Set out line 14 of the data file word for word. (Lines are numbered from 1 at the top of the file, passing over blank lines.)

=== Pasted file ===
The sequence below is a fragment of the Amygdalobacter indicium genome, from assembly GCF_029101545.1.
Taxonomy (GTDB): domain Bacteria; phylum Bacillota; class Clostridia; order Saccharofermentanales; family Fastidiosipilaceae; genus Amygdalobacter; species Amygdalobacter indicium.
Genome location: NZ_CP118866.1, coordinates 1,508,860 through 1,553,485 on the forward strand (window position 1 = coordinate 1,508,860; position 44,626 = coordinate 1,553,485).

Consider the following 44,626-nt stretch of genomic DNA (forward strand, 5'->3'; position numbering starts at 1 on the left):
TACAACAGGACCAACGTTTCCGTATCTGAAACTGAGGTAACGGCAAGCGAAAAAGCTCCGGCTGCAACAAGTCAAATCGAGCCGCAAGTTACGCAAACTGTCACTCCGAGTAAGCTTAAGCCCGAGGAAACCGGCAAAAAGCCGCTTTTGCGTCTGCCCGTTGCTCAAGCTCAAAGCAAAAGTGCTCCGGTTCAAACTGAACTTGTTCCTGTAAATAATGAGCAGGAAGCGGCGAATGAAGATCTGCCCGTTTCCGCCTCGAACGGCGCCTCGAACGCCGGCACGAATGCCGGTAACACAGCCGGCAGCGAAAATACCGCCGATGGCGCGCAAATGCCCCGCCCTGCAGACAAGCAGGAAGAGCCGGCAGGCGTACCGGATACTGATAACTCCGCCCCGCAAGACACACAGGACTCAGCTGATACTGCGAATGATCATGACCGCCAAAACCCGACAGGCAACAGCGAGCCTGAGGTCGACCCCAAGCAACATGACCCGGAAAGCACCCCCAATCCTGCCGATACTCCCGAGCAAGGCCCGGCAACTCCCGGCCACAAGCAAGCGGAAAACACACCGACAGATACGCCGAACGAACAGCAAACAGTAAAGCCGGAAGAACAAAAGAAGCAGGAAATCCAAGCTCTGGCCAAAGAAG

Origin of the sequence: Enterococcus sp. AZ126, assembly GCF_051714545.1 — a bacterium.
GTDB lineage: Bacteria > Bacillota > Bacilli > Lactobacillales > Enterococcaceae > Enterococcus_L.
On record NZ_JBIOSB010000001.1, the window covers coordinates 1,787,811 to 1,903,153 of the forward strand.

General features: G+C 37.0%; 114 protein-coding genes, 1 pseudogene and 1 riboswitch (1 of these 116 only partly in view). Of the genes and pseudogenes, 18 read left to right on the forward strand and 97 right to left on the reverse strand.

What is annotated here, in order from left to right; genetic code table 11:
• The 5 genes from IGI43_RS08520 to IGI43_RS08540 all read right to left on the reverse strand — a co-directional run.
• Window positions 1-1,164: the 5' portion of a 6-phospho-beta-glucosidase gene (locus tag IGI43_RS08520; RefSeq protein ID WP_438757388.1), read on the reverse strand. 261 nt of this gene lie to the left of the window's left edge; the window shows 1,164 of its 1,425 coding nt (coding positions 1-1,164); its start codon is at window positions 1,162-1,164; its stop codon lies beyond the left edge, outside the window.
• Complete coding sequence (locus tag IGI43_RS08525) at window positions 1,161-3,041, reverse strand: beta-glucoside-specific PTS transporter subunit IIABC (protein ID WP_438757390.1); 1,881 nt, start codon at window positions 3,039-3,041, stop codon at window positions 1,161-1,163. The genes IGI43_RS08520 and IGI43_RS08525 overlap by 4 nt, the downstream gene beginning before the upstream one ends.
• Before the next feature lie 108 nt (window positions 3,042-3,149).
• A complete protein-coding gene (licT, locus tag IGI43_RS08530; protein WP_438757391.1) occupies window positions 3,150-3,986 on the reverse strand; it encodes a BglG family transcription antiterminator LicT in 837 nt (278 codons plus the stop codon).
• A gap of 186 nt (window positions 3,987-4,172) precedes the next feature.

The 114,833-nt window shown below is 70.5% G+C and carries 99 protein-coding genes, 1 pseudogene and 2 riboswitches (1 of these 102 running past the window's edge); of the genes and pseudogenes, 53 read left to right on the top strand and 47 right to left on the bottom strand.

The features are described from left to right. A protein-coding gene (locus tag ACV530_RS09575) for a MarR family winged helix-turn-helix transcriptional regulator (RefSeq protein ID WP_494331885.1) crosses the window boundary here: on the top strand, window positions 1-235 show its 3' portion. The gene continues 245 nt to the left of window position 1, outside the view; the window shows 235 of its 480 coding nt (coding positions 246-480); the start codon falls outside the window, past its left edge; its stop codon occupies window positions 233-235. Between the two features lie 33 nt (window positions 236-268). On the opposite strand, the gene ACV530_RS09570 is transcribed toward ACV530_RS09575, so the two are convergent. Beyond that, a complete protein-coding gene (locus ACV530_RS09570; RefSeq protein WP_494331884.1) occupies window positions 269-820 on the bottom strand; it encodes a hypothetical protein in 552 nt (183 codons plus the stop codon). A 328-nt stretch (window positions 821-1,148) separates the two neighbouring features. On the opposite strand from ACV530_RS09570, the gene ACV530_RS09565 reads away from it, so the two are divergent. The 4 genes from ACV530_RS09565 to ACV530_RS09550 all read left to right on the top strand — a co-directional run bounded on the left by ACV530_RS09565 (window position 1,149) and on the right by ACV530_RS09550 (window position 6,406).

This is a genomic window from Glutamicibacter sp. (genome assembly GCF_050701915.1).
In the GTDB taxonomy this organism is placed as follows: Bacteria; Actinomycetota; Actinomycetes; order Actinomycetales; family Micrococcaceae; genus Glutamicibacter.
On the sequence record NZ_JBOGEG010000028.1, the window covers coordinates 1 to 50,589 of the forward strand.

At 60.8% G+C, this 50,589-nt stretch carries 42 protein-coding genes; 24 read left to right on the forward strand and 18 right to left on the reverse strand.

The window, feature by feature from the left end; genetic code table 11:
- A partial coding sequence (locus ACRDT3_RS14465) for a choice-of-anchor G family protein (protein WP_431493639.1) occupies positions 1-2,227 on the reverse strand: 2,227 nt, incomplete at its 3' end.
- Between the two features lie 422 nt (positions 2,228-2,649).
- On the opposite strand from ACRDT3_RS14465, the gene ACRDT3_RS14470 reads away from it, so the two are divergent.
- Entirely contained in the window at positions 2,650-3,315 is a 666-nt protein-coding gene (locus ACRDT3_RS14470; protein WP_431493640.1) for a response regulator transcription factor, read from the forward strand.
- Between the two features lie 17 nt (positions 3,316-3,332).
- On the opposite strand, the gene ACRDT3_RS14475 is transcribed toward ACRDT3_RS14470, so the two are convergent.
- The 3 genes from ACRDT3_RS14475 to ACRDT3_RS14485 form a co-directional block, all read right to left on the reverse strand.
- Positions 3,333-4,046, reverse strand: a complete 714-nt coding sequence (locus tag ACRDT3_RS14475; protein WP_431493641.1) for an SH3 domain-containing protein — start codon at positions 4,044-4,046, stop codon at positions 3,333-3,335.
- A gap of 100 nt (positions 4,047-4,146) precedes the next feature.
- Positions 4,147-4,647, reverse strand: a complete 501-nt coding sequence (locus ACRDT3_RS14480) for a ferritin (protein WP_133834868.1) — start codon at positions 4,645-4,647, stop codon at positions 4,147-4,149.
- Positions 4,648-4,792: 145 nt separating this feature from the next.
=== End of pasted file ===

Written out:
• Before the next feature lie 108 nt (window positions 3,042-3,149).